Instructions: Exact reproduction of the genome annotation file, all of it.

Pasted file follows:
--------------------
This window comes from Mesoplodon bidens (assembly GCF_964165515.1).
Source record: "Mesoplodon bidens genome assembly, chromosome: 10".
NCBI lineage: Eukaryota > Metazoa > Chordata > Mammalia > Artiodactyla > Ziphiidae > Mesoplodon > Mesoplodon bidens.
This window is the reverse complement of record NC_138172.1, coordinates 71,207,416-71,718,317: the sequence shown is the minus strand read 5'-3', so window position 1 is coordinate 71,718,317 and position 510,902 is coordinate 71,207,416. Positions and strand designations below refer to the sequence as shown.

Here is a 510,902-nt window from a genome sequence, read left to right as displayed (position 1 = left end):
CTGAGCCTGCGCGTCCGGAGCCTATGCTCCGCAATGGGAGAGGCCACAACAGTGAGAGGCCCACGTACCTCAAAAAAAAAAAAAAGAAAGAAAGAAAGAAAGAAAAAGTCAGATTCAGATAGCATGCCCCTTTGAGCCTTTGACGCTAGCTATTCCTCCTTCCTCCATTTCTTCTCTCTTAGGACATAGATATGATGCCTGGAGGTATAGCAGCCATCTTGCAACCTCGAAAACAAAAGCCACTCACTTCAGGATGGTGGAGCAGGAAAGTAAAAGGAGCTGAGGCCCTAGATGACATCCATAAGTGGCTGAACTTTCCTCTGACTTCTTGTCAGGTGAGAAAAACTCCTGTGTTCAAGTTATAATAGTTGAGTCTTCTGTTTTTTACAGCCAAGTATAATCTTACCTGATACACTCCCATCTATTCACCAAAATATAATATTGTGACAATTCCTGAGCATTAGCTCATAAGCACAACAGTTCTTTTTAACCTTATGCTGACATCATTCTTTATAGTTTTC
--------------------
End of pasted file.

This window comes from Mesoplodon bidens (assembly GCF_964165515.1).
Source record: "Mesoplodon bidens genome assembly, chromosome: 10".
NCBI lineage: Eukaryota > Metazoa > Chordata > Mammalia > Artiodactyla > Ziphiidae > Mesoplodon > Mesoplodon bidens.
This window is the reverse complement of record NC_138172.1, coordinates 71,207,416-71,718,317: the sequence shown is the minus strand read 5'-3', so window position 1 is coordinate 71,718,317 and position 510,902 is coordinate 71,207,416. Positions and strand designations below refer to the sequence as shown.

Here is a 510,902-nt window from a genome sequence, read left to right as displayed (position 1 = left end):
CTGAGCCTGCGCGTCCGGAGCCTATGCTCCGCAATGGGAGAGGCCACAACAGTGAGAGGCCCACGTACCTCAAAAAAAAAAAAAAGAAAGAAAGAAAGAAAGAAAAAGTCAGATTCAGATAGCATGCCCCTTTGAGCCTTTGACGCTAGCTATTCCTCCTTCCTCCATTTCTTCTCTCTTAGGACATAGATATGATGCCTGGAGGTATAGCAGCCATCTTGCAACCTCGAAAACAAAAGCCACTCACTTCAGGATGGTGGAGCAGGAAAGTAAAAGGAGCTGAGGCCCTAGATGACATCCATAAGTGGCTGAACTTTCCTCTGACTTCTTGTCAGGTGAGAAAAACTCCTGTGTTCAAGTTATAATAGTTGAGTCTTCTGTTTTTTACAGCCAAGTATAATCTTACCTGATACACTCCCATCTATTCACCAAAATATAATATTGTGACAATTCCTGAGCATTAGCTCATAAGCACAACAGTTCTTTTTAACCTTATGCTGACATCATTCTTTATAGTTTTC